Vaccines are medicines that train the body to defend itself against future disease, and they have been saving human lives for hundreds of years. Vaccines are medicines that train the body to defend itself against future disease.
There are all sorts of different vaccines but many of them share specific types of ingredients. Josh Toussaint-Strauss talks to Professor Adam Finn to find out what is in most conventional vaccines, as well as what they do to our bodies when we take them – and why the mRNA Covid jabs from Pfizer/BioNTech, Oxford/AstraZeneca and Moderna work differently.
Messenger RNA—or mRNA—vaccines have been in development for decades, and are now approved for use against COVID-19. Here’s how they work and what you should know about them. Visit https://www.jhsph.edu/covid-19 for even more resources.
Vaccines are one of the most effective tools we have in preventing and reducing the burden of infectious diseases. In the midst of the COVID-19 pandemic, vaccines are once again poised to change the tide in our favor in the fight against a deadly virus. But how exactly do vaccines work? And are they safe? “You can think of your body’s immune system like an orchestra,” says Yale immunobiologist Akiko Iwasaki, PhD. “The different functions of the immune response are like different instruments. And vaccines work like sheet music for the orchestra, telling the immune system what to do and how to do it.” Different viruses require different types of immune responses in order to confer protection, and some of them can be complex. But with SARS-CoV-2, the virus that causes COVID-19, a simple type of response is all that’s needed to prevent infection. “You just need to trigger an antibody response where the antibodies bind to the surface of the virus and prevent it from entering our cells,” says Ruslan Medzhitov, PhD, professor of immunobiology. “And these types of vaccines tend to be extremely safe.” In addition to the inherent safety of this kind of “training” for the immune system, experts emphasize that the expedited timeline of COVID-19 vaccine development is not a reflection of lax safety standards. “Before a vaccine is approved, it goes through a rigorous amount of testing for safety and efficacy,” says Iwasaki. “So, once a vaccine is made to be publicly available, we should be lining up.” Watch this video to learn more about the fundamentals of how vaccines work, how they are developed, and the importance of vaccination for public health.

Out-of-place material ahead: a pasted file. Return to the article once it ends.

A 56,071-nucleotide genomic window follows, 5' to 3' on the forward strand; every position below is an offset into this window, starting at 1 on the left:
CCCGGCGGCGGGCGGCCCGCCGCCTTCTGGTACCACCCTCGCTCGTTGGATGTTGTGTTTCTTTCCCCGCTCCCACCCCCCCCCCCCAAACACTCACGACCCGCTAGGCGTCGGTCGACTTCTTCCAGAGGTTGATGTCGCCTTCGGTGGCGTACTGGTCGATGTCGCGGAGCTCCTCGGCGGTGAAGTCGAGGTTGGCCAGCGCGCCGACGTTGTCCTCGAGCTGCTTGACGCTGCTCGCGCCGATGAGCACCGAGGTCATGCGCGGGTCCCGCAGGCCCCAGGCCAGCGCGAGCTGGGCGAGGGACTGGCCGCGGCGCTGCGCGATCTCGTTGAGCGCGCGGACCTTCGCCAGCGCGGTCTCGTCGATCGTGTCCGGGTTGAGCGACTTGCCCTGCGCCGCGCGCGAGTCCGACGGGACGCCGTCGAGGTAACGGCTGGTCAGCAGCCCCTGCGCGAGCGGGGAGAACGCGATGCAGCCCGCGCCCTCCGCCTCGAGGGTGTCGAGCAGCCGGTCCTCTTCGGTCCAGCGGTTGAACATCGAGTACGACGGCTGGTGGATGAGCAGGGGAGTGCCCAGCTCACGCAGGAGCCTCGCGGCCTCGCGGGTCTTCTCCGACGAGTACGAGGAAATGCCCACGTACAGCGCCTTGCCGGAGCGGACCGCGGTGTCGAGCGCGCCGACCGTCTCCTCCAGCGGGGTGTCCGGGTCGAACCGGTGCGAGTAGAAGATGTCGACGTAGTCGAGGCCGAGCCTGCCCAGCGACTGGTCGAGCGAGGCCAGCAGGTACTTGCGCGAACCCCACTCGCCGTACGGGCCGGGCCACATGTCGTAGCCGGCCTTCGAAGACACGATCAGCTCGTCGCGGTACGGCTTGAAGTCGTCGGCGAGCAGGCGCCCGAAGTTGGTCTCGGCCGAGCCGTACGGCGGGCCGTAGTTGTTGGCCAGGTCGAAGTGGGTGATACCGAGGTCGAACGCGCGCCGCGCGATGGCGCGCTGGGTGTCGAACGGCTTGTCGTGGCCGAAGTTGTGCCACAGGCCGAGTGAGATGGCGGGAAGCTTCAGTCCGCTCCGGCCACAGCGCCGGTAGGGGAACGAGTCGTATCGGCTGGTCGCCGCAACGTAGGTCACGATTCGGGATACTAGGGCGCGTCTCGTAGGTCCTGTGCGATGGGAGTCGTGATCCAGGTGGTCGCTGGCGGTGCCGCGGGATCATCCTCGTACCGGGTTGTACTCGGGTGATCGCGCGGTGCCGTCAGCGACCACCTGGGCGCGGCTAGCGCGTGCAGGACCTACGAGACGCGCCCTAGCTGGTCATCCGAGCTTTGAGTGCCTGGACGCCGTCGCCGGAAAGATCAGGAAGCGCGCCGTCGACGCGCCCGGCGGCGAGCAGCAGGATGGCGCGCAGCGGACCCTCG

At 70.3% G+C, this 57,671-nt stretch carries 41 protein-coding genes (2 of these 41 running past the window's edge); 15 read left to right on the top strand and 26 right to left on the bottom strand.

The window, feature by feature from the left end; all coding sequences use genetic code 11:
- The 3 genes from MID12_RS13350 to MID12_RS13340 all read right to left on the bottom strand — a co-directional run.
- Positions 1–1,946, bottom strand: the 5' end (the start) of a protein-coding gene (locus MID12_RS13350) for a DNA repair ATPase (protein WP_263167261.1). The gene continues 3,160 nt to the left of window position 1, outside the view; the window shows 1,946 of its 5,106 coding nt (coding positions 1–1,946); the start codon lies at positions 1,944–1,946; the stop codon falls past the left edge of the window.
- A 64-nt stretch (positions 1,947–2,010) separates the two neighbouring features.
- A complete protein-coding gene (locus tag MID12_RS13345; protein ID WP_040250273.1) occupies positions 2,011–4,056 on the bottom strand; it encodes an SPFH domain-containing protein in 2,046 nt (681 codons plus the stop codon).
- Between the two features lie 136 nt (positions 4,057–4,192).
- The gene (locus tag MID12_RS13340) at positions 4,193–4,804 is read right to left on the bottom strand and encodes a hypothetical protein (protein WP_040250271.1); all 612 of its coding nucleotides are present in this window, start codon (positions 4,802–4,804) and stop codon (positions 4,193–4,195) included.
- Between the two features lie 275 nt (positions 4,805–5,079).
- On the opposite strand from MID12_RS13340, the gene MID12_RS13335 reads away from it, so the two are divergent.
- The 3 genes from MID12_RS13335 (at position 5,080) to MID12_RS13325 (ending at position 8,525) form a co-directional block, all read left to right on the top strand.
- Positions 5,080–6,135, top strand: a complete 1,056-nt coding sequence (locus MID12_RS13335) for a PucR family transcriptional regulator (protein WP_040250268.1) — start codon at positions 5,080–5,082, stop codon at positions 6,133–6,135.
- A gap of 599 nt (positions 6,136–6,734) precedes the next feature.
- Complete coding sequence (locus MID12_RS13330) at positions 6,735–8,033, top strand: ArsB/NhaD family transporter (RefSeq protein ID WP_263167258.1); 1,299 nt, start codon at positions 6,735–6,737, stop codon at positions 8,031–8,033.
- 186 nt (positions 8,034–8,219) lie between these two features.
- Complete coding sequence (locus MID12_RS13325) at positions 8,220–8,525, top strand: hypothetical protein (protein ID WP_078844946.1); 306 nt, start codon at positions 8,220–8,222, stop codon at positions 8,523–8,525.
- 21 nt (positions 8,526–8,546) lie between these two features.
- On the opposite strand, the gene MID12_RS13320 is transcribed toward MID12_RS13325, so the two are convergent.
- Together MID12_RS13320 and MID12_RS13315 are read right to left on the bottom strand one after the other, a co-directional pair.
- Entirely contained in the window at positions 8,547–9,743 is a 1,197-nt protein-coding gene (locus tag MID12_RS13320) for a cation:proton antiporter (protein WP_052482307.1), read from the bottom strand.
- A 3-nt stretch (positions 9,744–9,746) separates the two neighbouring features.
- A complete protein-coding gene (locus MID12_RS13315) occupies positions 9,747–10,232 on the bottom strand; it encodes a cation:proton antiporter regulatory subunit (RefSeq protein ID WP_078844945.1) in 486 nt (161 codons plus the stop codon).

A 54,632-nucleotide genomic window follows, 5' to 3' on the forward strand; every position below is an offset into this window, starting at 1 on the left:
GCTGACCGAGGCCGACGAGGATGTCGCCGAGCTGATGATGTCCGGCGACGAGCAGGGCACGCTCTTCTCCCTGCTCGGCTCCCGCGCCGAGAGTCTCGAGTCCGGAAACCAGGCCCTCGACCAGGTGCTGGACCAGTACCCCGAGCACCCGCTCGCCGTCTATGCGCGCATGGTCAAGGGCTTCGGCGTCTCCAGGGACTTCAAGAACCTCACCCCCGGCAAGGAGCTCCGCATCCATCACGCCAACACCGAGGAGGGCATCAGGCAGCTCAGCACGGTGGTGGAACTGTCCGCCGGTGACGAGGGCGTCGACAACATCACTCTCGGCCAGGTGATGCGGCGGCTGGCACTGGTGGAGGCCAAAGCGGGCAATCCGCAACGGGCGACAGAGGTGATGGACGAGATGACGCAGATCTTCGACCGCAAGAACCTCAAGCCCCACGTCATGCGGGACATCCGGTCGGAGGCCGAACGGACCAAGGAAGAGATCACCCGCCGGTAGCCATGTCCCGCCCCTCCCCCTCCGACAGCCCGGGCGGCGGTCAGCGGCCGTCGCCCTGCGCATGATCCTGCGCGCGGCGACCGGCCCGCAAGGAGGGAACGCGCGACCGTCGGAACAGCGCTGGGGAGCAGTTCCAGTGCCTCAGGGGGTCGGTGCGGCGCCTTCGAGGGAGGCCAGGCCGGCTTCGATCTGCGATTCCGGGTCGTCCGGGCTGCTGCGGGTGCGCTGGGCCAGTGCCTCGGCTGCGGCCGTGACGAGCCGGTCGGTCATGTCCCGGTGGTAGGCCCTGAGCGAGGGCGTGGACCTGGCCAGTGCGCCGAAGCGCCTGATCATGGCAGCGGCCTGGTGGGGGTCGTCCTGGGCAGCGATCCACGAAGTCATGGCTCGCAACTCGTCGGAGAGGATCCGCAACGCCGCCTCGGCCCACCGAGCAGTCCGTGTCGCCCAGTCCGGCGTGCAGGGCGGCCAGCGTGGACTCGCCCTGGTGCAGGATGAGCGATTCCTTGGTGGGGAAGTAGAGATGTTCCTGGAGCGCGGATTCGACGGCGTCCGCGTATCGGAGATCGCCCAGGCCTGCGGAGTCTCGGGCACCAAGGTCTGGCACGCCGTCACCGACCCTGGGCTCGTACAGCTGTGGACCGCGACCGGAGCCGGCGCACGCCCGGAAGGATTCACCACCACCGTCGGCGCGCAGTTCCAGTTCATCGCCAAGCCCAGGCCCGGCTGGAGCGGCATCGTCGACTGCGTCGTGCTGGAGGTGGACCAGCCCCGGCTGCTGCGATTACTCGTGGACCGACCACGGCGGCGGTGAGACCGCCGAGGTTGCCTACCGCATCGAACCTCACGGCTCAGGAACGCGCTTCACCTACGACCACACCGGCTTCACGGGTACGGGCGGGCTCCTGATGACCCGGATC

As the world waits for a potential COVID-19 vaccine, we delve into how vaccines actually work. What are the different types of vaccine? How do they trigger and train the immune system, and what is the role of herd immunity?